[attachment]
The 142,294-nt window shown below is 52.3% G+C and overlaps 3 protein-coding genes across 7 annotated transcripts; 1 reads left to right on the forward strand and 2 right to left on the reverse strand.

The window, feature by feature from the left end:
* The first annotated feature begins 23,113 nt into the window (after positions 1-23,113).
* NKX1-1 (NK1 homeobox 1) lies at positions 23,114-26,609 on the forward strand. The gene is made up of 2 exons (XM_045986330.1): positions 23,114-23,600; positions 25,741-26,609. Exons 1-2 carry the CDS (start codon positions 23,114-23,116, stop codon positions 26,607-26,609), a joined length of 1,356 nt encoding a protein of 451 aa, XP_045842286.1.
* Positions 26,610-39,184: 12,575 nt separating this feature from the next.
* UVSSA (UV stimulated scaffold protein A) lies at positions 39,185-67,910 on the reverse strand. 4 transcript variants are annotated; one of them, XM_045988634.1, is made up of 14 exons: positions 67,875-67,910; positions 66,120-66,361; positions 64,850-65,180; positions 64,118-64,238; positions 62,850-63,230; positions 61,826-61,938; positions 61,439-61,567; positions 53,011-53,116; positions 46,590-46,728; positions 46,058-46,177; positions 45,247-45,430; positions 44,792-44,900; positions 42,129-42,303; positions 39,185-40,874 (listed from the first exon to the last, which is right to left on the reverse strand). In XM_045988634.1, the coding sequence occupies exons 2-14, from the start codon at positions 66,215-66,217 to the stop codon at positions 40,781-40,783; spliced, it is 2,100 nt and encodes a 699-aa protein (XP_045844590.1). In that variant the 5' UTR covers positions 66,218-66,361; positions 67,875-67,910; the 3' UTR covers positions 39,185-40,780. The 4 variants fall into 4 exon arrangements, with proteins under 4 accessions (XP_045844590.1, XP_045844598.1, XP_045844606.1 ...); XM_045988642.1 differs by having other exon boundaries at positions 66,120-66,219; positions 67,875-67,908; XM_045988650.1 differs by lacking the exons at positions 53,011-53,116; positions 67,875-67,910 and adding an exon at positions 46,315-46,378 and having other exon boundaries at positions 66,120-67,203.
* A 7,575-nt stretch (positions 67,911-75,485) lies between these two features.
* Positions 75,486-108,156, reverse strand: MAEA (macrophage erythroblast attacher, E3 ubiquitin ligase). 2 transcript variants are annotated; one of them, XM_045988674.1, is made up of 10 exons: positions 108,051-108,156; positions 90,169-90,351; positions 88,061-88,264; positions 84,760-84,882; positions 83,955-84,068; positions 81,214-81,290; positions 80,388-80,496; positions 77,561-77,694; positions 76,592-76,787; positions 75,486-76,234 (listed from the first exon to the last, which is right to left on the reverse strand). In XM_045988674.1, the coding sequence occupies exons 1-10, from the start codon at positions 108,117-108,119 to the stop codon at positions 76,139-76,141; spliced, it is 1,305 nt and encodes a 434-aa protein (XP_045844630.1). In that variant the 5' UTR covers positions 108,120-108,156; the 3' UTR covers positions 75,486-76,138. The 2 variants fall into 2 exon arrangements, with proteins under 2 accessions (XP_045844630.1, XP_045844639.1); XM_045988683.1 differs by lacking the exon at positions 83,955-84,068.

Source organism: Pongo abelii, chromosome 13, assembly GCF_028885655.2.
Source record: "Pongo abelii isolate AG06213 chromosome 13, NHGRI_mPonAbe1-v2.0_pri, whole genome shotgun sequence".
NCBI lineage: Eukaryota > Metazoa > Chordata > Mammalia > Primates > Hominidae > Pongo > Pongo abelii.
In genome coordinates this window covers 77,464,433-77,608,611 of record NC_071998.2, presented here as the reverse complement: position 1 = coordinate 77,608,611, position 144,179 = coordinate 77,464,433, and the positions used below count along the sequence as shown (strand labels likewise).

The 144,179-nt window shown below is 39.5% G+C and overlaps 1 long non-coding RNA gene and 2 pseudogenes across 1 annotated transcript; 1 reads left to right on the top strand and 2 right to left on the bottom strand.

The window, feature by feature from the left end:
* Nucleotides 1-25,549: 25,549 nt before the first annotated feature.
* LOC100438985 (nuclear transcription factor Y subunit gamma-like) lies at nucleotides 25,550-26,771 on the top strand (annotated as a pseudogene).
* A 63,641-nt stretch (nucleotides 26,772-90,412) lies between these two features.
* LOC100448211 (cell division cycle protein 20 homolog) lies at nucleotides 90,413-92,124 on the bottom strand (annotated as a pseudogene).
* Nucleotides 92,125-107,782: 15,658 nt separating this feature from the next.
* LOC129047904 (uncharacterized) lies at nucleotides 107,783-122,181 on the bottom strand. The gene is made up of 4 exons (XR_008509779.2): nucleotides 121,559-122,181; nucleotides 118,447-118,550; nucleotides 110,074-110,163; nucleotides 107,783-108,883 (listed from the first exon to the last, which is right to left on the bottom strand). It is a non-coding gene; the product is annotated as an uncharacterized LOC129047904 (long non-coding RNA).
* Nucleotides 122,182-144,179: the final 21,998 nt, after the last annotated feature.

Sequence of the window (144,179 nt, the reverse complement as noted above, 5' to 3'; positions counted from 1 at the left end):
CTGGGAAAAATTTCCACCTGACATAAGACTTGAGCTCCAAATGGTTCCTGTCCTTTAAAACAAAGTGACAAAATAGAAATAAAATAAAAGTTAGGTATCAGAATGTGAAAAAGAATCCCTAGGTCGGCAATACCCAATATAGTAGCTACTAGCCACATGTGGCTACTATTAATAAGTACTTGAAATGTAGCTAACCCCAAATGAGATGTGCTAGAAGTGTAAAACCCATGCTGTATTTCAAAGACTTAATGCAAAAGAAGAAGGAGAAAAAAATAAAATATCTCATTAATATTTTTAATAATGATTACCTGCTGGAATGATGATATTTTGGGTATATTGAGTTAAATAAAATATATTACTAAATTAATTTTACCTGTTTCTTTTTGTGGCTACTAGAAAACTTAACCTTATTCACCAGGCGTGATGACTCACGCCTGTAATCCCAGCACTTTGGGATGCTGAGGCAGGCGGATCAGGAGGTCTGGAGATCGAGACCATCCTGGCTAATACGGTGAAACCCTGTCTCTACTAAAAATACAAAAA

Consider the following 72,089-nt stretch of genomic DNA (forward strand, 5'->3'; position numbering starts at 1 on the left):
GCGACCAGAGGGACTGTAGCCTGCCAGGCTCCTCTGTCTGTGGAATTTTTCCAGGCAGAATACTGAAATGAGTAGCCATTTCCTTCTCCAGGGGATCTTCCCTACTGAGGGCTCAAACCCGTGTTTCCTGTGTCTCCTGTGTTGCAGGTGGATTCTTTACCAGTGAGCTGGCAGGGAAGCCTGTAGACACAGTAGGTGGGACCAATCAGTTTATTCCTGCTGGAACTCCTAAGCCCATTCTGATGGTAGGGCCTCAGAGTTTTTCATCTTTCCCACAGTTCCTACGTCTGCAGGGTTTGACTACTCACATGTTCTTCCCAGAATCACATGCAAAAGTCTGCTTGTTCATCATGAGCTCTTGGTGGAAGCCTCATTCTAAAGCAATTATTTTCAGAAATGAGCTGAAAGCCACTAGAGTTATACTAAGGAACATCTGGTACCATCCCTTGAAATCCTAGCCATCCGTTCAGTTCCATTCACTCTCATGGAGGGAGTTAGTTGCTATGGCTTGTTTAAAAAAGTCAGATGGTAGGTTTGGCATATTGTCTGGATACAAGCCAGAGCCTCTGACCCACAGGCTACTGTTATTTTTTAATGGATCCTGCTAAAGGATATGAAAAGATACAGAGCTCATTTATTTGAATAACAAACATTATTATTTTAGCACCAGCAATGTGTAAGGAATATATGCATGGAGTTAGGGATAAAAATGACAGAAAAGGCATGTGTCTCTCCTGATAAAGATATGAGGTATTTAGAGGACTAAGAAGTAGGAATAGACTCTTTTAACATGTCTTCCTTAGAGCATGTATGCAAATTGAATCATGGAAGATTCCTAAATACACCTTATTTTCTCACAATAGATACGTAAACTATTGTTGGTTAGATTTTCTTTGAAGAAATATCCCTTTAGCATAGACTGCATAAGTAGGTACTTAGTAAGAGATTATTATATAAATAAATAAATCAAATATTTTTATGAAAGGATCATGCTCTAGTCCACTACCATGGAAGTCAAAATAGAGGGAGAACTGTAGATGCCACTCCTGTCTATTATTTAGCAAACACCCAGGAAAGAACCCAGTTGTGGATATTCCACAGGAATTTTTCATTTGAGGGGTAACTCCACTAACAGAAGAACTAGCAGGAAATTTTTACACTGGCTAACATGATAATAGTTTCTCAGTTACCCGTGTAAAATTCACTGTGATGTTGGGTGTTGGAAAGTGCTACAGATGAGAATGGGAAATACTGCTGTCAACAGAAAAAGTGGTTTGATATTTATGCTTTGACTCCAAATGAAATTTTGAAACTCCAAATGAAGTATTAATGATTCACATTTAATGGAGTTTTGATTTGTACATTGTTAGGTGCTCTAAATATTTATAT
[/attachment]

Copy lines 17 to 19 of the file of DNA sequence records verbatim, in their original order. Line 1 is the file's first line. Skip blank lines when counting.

* A 63,641-nt stretch (nucleotides 26,772-90,412) lies between these two features.
* LOC100448211 (cell division cycle protein 20 homolog) lies at nucleotides 90,413-92,124 on the bottom strand (annotated as a pseudogene).
* Nucleotides 92,125-107,782: 15,658 nt separating this feature from the next.